This week will see the launch of Art Miami New York, a fair taking place on Pier 94 to coincide with Frieze New York. Katelijne de Backer, no stranger to the art fair world, is the fair’s director, and earlier this spring we got the chance to ask her a few questions about the first edition of the new fair which opens tomorrow.
WHITEWALL: You were the director of The Armory Show for 12 years, have worked as director of exhibitor relations at SCOPE, and now are the director of Art Miami New York. So you’ve been involved with art fairs for quite some time! How have you seen the role of the art fair director evolve since you first started working around art fairs?
KATELIJNE DE BACKER: When I started working for The Armory Show, there were not that many art fairs and there was definitely no textbook on how to run an art fair. Together with the founders, Pat Hearn, Collin de Land, Paul Morris & Matthew Marks; who were all art dealers. We produced a fair that was fun and bohemian. The organization improved over the years and many components were added (collaborations with local collectors, art institutions, artist studios, foreign consulates, etc.) Currently the art fair director will also help with the curation of the fair, making sure that the fair stays true to its mission.
WW: You brought the Armory Show to the piers in 2001. Why do you think Pier 94 will be a good location for Art Miami New York?
KdB: There are not that many venues that are big enough and suitable for an art fair in New York City, and it was our goal to stay in Manhattan. One could opt for a convention center like the Javits Center, but I always felt it looks sterile and not “typical New York.” The Piers on the Hudson River have a New York industrial feel that many visitors, and especially the out-of-towners, appreciate. To bring contemporary art inside makes sense to me. Of course Art Miami New York will feel different than The Armory Show. We will use a different layout and bring a fresh alternative to acquire important never-before-exhibited works from both the primary and secondary markets in an intimate light. And yes, the sun will shine!
WW: In a recent piece about the launch of Art Miami New York during the timing of Frieze New York in May, you said that it was good for the city to offer different sorts of fairs. How would you describe Art Miami New York in relation to other fairs taking place around the same time?
KdB: Art Miami New York will stay true to its identity and continue the rich tradition of what it does in Miami. We want to continue for New York City to be the cultural destination, and the art fairs taking place during that May weekend should not compete but complement. Art Miami New York will have a strong focus and representation of emergent talent, as well as mid-career cutting-edge artists, anchored by a fresh selection of blue-chip secondary market works by top name artists from the Modern & Post-War eras.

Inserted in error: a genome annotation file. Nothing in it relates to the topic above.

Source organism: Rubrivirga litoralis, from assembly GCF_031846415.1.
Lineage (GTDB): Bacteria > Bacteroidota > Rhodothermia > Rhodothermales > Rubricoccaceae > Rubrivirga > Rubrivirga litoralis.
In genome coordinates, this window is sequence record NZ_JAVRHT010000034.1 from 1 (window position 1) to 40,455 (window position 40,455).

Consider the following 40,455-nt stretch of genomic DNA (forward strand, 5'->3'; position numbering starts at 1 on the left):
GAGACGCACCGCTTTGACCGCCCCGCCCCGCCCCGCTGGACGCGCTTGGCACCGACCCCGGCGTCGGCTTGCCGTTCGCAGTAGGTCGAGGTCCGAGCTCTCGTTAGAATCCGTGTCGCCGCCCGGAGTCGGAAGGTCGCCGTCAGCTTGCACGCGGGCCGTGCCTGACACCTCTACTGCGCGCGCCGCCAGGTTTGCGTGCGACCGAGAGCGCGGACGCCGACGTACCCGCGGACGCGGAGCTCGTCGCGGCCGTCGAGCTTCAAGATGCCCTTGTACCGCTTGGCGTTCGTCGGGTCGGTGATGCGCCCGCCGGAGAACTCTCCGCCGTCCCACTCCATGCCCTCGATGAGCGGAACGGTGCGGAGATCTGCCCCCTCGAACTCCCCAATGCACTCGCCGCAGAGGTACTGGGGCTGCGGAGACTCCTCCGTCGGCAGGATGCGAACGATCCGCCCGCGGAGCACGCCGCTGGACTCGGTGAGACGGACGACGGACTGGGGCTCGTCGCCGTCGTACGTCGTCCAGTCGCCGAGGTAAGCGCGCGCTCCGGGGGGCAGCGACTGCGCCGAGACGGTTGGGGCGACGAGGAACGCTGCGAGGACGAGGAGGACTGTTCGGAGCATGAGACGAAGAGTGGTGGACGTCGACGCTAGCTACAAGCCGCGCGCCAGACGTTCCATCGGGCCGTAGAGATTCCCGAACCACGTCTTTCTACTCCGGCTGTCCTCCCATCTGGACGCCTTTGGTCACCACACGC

WW: Institutional relationships are always an important part of establishing a fair, especially around the launch of a new one. Does Art Miami New York have any partnerships with New York cultural institutions?
KdB: Yes, we are working with a number of institutions, and for the first year we really wanted to focus on producing an excellent fair. For example at this inaugural edition, Children’s Museum Of The Arts will provide hands-on art programming on-site for children ages 4-14. Young artists will be introduced to various art-making techniques while their parents visit Art Miami New York. No Longer Empty presents The Everywhere Exotic, curated by Tam Gryn and Alejandra Esayag. This installation features a selection of recent work by artists based in New York City and deals with the outstanding impact immigration has on an individual’s nationalist identity. One Art Nation Art Symposium will bring together leading opinion leaders and industry experts to speak on a range of topics, covering everything from the current structure of the art market to talks on succession planning, integrated art education programs and art appraisal.
WW: In terms of galleries represented at the fair – what was the selection process? How many galleries will be a part of that fair? Were you looking for a particular number of galleries to create a particular atmosphere?
KdB: Together with an Advisory Committee we selected around 100 galleries. This is the perfect number for Pier 94. We did not want the fair to be over-crowded, but give breathing room and space so our visitors could have a comfortable experience. It was also encouraging—but not surprising—to see that more than half of the selected galleries participate in the Miami edition. To get the support of these galleries shows that they know our organization delivers.
Art Miami New York is on view tomorrow through Sunday, May 17.